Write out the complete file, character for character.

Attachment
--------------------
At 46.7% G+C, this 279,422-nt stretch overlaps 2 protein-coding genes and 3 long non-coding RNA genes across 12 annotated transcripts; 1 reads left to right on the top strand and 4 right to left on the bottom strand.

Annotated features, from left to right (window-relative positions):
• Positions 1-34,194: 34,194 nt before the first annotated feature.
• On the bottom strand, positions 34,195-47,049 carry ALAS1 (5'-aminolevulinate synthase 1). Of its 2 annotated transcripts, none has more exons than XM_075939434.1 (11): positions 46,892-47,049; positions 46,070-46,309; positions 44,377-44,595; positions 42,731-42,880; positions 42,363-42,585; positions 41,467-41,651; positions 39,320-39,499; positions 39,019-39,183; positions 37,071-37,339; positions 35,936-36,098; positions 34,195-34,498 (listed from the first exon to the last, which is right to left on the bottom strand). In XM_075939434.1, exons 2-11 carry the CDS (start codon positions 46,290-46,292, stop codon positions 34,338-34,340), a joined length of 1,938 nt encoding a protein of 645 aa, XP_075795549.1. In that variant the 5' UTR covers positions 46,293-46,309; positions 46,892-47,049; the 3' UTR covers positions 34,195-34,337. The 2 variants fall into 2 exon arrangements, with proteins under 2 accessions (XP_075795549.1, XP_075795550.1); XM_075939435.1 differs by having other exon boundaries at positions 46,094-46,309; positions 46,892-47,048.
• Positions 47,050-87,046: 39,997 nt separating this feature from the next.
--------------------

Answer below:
At 46.7% G+C, this 279,422-nt stretch overlaps 2 protein-coding genes and 3 long non-coding RNA genes across 12 annotated transcripts; 1 reads left to right on the top strand and 4 right to left on the bottom strand.

Annotated features, from left to right (window-relative positions):
• Positions 1-34,194: 34,194 nt before the first annotated feature.
• On the bottom strand, positions 34,195-47,049 carry ALAS1 (5'-aminolevulinate synthase 1). Of its 2 annotated transcripts, none has more exons than XM_075939434.1 (11): positions 46,892-47,049; positions 46,070-46,309; positions 44,377-44,595; positions 42,731-42,880; positions 42,363-42,585; positions 41,467-41,651; positions 39,320-39,499; positions 39,019-39,183; positions 37,071-37,339; positions 35,936-36,098; positions 34,195-34,498 (listed from the first exon to the last, which is right to left on the bottom strand). In XM_075939434.1, exons 2-11 carry the CDS (start codon positions 46,290-46,292, stop codon positions 34,338-34,340), a joined length of 1,938 nt encoding a protein of 645 aa, XP_075795549.1. In that variant the 5' UTR covers positions 46,293-46,309; positions 46,892-47,049; the 3' UTR covers positions 34,195-34,337. The 2 variants fall into 2 exon arrangements, with proteins under 2 accessions (XP_075795549.1, XP_075795550.1); XM_075939435.1 differs by having other exon boundaries at positions 46,094-46,309; positions 46,892-47,048.
• Positions 47,050-87,046: 39,997 nt separating this feature from the next.